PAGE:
Genus Epidendrum

Herbs, epiphytic, rarely lithophytic, cespitose. Roots fleshy , glabrous . Stems erect , repent , or hanging , canelike, simple or branching. Leaves alternate; petiole tubular , sheathing , articulate ; blade ovate to elliptic or lanceolate, fleshy-leathery. Inflorescences terminal [lateral or basal], racemose to nearly corymbose or distichous, producing flowers only once, or during several years from same or new racemes from old axis; flowers pedicellate or not. Flowers resupinate or not, if not then distichous or spirally arranged , simultaneous or successive; sepals nearly equal; lip adnate to column throughout, forming nectary tube , tube penetrating ovary, occasionally producing nectar; column straight or slightly arched; clinandrium hood partly covering anther ; anther 4-celled; pollinia 4, obovoid , laterally compressed , nearly equal; rostellum slit, producing semiliquid viscidium attached to caudicles of pollinarium . Fruits capsules, ellipsoid to subglobose, sometimes with pedicel or beak , 3-ribbed, 1-locular.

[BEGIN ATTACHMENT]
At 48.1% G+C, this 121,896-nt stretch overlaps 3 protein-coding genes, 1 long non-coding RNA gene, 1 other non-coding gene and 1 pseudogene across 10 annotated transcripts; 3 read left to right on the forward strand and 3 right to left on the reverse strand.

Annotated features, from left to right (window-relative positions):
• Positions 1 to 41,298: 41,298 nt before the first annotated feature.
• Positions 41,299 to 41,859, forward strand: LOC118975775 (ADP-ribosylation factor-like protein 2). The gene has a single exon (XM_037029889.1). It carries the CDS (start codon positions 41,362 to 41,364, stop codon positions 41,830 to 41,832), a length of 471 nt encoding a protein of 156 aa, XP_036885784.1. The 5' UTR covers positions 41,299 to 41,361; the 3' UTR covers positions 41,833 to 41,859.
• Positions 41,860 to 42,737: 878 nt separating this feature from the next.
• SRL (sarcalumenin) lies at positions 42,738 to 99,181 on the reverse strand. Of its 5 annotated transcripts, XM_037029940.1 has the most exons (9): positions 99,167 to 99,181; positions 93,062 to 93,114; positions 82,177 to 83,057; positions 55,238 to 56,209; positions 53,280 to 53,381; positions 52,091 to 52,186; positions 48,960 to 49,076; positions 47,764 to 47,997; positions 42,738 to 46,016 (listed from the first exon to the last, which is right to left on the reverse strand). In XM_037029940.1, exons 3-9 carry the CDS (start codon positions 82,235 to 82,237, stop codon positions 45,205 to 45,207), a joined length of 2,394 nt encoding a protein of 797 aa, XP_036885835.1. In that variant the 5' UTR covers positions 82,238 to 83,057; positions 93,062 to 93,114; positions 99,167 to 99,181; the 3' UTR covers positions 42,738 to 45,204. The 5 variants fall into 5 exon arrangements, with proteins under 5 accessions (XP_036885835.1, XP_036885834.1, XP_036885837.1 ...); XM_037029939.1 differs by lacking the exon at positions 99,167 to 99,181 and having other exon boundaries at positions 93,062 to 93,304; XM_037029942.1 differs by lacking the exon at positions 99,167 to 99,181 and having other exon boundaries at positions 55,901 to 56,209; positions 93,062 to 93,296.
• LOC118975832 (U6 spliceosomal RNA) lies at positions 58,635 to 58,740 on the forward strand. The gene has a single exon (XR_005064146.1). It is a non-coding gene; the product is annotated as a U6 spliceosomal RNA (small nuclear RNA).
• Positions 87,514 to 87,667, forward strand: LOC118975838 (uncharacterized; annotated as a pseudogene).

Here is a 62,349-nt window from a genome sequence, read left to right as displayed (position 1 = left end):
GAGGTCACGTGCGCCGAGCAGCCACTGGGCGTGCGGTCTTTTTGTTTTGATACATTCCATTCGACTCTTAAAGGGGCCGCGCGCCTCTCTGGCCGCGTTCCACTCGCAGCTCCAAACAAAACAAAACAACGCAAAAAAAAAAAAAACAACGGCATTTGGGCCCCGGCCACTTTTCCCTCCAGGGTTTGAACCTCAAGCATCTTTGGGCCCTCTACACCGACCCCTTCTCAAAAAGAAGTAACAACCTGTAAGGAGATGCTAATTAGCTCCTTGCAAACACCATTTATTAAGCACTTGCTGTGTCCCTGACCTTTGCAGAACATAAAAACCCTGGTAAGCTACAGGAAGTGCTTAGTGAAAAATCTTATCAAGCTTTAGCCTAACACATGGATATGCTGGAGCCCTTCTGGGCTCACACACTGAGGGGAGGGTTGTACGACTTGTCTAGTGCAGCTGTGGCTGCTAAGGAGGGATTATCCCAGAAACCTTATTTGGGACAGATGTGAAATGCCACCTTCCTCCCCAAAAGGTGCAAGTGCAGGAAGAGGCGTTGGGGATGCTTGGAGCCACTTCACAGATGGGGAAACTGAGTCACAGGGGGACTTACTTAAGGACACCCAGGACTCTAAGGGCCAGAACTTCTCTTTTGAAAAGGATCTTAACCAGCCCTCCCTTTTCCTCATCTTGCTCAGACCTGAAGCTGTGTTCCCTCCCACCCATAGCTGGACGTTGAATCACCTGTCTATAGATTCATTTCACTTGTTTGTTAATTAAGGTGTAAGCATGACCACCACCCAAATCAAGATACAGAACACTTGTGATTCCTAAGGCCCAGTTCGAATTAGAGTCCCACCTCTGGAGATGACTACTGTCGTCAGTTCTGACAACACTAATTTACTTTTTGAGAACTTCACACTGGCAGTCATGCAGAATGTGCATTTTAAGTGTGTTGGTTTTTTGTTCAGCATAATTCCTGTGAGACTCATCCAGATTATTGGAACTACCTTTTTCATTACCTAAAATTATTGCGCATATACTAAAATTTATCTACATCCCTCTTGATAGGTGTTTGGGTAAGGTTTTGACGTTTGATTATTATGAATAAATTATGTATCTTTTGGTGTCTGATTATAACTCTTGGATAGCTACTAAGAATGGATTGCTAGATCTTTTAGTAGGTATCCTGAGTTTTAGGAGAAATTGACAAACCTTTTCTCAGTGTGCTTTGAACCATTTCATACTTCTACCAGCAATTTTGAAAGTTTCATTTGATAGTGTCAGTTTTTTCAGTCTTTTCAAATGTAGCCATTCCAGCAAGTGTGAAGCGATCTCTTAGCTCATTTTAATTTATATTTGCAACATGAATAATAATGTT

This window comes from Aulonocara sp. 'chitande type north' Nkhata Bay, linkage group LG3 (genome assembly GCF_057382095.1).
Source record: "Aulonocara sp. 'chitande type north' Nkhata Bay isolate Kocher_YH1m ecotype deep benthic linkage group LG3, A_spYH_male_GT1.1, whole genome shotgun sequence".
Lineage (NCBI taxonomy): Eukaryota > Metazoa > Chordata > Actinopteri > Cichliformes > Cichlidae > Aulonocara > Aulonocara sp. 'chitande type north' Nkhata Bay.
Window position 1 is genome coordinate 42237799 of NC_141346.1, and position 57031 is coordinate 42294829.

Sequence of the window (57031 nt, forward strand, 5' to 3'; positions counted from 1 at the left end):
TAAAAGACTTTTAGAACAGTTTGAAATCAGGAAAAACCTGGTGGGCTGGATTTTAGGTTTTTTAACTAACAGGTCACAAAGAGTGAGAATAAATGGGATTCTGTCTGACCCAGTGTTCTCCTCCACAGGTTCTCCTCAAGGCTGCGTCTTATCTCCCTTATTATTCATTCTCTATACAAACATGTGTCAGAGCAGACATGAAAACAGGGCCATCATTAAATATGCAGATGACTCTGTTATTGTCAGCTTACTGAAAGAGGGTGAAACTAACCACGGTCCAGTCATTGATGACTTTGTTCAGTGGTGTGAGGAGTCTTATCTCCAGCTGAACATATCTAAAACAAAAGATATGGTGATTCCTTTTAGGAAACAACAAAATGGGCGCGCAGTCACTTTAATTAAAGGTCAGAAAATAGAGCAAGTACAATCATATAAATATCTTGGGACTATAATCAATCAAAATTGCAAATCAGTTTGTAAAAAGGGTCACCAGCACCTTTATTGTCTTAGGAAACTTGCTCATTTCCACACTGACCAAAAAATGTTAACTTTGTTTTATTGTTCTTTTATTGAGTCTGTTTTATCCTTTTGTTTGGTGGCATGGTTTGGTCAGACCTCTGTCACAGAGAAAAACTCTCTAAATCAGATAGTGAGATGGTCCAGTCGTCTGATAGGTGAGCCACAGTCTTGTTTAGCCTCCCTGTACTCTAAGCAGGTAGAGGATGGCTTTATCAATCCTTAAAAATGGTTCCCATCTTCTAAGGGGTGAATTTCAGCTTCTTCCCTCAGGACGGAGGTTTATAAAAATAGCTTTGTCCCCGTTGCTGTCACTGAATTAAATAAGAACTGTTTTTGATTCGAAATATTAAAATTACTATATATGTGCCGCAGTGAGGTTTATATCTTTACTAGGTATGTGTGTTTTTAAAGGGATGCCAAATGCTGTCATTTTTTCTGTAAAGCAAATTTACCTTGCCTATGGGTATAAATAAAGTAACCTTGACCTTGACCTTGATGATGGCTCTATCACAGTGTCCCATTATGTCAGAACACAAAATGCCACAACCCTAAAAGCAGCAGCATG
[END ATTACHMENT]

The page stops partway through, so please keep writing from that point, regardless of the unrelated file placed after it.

Species over 1000: tropical regions , Western Hemisphere.

Outside the flora area Epidendrum is highly varied (E. Hágsater 1984), sometimes producing pseudobulbs or thickened stems, semiterete to membranaceous leaf blades, and apical, lateral, or basal, racemose to nearly corymbose to paniculate inflorescences. The lip of the flower is adnate to the column, forming a nectary tube, but it rarely produces nectar. The lip is exceptionally distinct and free . The rostellum is always slit, producing a transparent or whitish semiliquid viscidium. The pollinarium usually has 4 pollinia, sometimes with 2 very reduced, rarely with only 2.

The Florida species were segregated into 2 genera, Amphiglottis and Spathiger (J. K . Small 1933). Later authors have recognized only Epidendrum.[2]


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Epidendrum pfavii


Registrant name : This is a natural hybrid

Originator name: This is a natural hybrid

Similar Species

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Members of the genus Epidendrum

ZipcodeZoo has pages for 480 species, subspecies, varieties, forms, and cultivars in this genus. Here are just 100 of them: